Notes posted by THAiSi

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May 16, 2014
0 thanks

You can add if: :query_method and unless: :query_method

You can make the callback conditional:

before_save :before_method, if: :needs_before_method?


def needs_before_method?

def before_method
  # .. 
August 5, 2011
0 thanks

Speccing read_only requirements

To test if an attribute is defined readonly:

class MyModel < ActiveRecord::Base
  attr_readonly :important_type_thingie

describe MyModel do
 its('class.readonly_attributes') { should include "important_type_thingie" }

 it "should not update the thingie" do
   m = create :my_model, :important_type_thingie => 'foo'
   m.update_attributes :important_type_thingie => 'bar'
   m.reload.important_type_thingie.should eql 'foo'
January 26, 2011 - (>= v3.0.0)
2 thanks

Use this for validatating nested forms

When you create a nested form, and want the main object to validate all nested models, you should make all the nested models dirty or validations will not run upon them.

class Order < ActiveRecord::Base
  has_many :order_lines
  accepts_nested_attributes_for :order_lines

  before_validation :mark_order_lines_as_changed

  def mark_order_lines_as_changed
October 26, 2010 - (>= v3.0.0)
0 thanks

Use super to override, and not alias_method_chain

Somehow, If you want to extend the behaviour of attributes=,

alias_method_chain does not work. It simply breaks (could not find out how exactly).

def attributes_with_some_feature=(new_attributes, guard_protected_attributes = true)
  attributes_without_some_feature=(new_attributes, guard_protected_attributes)
alias_method_chain :attributes=, :some_feature

this breaks the code. dynamic finders and assignments didn’t work as before (Even though no behaviour has changed yet).


def attributes=(new_attributes, guard_protected_attributes = true)
  # custom code
  super(new_attributes, guard_protected_attributes)

does work as expected.

I prefer using alias_method_chain for breaking open existing functionality, but in this case it won’t work.

October 11, 2010 - (>= v3.0.0)
0 thanks
October 11, 2010 - (>= v3.0.0)
1 thank

Use ModelClass.model_name.human

eg. Person.model_name.human will return the i18n name for the model.

see for more info: ActiveModel::Translation

August 21, 2009
2 thanks

Passing parameters to custom formbuilders

If you implement your own formbuilder, the options passed are available as @options inside your formbuilder. If you want those configuration options passed to all builders in the fields_for sections, use the following code in your form builder:

def fields_for_with_options(record_or_name_or_array, *args, &block) options = args.extract_options! fields_for_without_options(record_or_name_or_array, *(args << options.merge(@options)), &block) end alias_method_chain :fields_for, :options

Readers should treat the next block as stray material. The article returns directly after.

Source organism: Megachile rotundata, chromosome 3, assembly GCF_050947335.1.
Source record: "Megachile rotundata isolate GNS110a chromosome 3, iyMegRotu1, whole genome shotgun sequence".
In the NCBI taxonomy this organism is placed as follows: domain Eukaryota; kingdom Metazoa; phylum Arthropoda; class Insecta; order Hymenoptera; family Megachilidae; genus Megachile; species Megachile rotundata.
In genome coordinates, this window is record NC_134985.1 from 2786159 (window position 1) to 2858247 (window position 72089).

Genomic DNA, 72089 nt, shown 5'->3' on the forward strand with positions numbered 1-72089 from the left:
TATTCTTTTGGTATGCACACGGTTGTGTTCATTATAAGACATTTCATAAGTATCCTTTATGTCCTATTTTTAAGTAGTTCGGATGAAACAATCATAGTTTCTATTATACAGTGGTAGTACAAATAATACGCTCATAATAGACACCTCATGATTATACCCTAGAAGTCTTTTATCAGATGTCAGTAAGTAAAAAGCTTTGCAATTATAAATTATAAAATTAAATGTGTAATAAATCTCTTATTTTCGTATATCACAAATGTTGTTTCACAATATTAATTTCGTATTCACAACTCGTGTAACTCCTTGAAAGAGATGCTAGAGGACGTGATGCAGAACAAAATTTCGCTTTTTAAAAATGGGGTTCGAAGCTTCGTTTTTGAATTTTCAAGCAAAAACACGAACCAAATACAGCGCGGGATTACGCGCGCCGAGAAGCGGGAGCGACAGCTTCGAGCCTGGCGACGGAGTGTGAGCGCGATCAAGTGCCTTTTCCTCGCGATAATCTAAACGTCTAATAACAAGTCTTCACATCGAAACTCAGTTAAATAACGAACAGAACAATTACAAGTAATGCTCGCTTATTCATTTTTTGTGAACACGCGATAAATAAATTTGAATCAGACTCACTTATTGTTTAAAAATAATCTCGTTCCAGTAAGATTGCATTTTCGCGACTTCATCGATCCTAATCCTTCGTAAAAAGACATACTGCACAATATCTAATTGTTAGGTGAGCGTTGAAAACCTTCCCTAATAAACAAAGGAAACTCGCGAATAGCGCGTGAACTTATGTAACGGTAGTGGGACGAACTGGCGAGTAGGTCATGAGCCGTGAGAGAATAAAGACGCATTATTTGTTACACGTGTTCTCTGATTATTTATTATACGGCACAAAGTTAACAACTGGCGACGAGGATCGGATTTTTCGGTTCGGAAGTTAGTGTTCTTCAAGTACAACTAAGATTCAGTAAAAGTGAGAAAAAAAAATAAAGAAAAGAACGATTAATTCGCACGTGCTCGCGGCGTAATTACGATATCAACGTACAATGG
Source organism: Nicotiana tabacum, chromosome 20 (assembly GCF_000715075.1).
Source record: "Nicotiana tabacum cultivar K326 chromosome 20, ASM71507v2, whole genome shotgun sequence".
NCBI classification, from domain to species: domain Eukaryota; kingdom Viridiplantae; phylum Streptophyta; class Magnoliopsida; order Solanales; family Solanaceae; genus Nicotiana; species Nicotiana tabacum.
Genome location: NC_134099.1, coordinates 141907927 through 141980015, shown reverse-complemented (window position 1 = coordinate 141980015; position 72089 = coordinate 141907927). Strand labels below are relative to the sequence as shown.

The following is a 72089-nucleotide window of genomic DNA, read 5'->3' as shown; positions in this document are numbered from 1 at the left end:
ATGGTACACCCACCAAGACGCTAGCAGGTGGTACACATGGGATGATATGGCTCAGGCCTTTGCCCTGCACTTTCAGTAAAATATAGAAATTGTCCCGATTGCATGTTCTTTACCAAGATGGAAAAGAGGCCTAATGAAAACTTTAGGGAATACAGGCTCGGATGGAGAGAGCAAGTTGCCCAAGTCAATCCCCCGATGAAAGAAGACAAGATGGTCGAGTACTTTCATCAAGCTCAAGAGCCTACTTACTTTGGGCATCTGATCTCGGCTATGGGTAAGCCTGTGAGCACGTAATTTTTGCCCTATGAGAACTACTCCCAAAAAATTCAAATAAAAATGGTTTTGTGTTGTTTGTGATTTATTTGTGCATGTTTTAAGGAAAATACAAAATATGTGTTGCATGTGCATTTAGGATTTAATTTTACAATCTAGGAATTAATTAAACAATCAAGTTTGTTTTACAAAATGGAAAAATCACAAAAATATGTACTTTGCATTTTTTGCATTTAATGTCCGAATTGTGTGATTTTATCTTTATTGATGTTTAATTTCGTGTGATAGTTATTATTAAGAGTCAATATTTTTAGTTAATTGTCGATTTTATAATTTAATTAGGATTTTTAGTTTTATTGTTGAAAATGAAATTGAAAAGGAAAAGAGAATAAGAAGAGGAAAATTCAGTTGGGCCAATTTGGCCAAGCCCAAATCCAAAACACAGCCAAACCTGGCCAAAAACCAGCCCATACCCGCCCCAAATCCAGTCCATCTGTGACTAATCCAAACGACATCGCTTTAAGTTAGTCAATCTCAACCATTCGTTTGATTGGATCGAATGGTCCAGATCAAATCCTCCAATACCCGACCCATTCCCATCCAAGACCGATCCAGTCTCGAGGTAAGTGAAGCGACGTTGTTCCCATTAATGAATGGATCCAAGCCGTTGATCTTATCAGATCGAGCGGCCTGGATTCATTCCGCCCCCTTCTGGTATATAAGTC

form_for @my_object, :builder => MyCustomFormbuilder, :some_setting => :cool
June 13, 2009
0 thanks
June 2, 2009 - (>= v2.2.1)
1 thank

Do not create an [ ] method

I created a helper method to access some meta data using

def [](name)
  # do stuff

This breaks ActiveRecord behaviors. all belongs_to relations were broken


class Image
  belongs_to :album

i = Image.find :first
i.album_id # 1
i.album # nil

Album.find 1 # works

If you experience this behavior, you probably created a method that breaks the default systematics (like I did with the [ ] method)

April 27, 2009
0 thanks

has_one through belongs_to not working

code example:

class Company < ActiveRecord::Base
  has_many :route_lists

class RouteList < ActiveRecord::Base
  belongs_to :company
  has_many :routes

class Route < ActiveRecord::Base
  belongs_to :route_list
  has_one :company :through => :route_list

This creates an invalid SQL query, where the keys in the join between route and routelist are switched, when used as an include:

Routes.find :all, :conditions => ["companies.type = ?", "Account"], :include => :company

route_lists.route_list_id = route.id

instead of: route_lists.id = route.route_list_id

March 12, 2009
12 thanks

User a block to extend your associations

You can use blocks to extend your associations with extra methods.

code sample

has_many :children, :dependent => :destroy do
  def at(time)
    proxy_owner.children.find_with_deleted :all, :conditions => [
      "created_at <= :time AND (deleted_at > :time OR deleted_at IS NULL)", { :time => time }

Model.children.each # do stuff
Model.children.at( 1.week.ago ).each # do old stuff

you must use ‘proxy_owner’ to link back to your model.

March 11, 2009
2 thanks

Use table_exists? in initializers

When using ActiveRecords in initializers, eg. for creating small constant data on startup, use table_exists? for those statements.

the initalizers are also called for migrations, etc, and if you are installing a new instance of the project these initializers will fail the migration to create those tables in the first place.

February 27, 2009 - (v1.2.6 - v2.2.1)
0 thanks


The source if this method and other methods indicate the reading of read_attribute (protected)

there is no documentation about the insides of this method, the only entry listed is read_attribute (private) which is deprecated since 1.2.6?